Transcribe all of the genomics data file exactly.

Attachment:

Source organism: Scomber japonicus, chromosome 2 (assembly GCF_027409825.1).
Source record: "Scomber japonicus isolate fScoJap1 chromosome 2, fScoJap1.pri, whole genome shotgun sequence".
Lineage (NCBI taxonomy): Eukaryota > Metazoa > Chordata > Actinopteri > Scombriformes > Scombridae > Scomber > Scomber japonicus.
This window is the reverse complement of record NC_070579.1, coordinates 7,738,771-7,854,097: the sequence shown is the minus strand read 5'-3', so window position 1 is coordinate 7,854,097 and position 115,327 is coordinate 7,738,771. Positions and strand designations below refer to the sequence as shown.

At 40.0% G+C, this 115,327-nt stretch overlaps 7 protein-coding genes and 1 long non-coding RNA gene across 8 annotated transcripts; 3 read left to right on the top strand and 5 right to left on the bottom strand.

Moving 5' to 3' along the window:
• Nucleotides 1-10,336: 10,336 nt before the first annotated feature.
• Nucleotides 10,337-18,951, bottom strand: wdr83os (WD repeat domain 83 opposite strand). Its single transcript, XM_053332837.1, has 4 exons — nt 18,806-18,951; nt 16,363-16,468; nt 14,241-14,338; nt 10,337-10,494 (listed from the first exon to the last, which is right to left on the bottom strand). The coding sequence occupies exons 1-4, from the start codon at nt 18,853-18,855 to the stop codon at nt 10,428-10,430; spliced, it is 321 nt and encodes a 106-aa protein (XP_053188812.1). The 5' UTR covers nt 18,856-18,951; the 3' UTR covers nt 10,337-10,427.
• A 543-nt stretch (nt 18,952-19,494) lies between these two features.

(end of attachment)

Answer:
Source organism: Scomber japonicus, chromosome 2 (assembly GCF_027409825.1).
Source record: "Scomber japonicus isolate fScoJap1 chromosome 2, fScoJap1.pri, whole genome shotgun sequence".
Lineage (NCBI taxonomy): Eukaryota > Metazoa > Chordata > Actinopteri > Scombriformes > Scombridae > Scomber > Scomber japonicus.
This window is the reverse complement of record NC_070579.1, coordinates 7,738,771-7,854,097: the sequence shown is the minus strand read 5'-3', so window position 1 is coordinate 7,854,097 and position 115,327 is coordinate 7,738,771. Positions and strand designations below refer to the sequence as shown.

At 40.0% G+C, this 115,327-nt stretch overlaps 7 protein-coding genes and 1 long non-coding RNA gene across 8 annotated transcripts; 3 read left to right on the top strand and 5 right to left on the bottom strand.

Moving 5' to 3' along the window:
• Nucleotides 1-10,336: 10,336 nt before the first annotated feature.
• Nucleotides 10,337-18,951, bottom strand: wdr83os (WD repeat domain 83 opposite strand). Its single transcript, XM_053332837.1, has 4 exons — nt 18,806-18,951; nt 16,363-16,468; nt 14,241-14,338; nt 10,337-10,494 (listed from the first exon to the last, which is right to left on the bottom strand). The coding sequence occupies exons 1-4, from the start codon at nt 18,853-18,855 to the stop codon at nt 10,428-10,430; spliced, it is 321 nt and encodes a 106-aa protein (XP_053188812.1). The 5' UTR covers nt 18,856-18,951; the 3' UTR covers nt 10,337-10,427.
• A 543-nt stretch (nt 18,952-19,494) lies between these two features.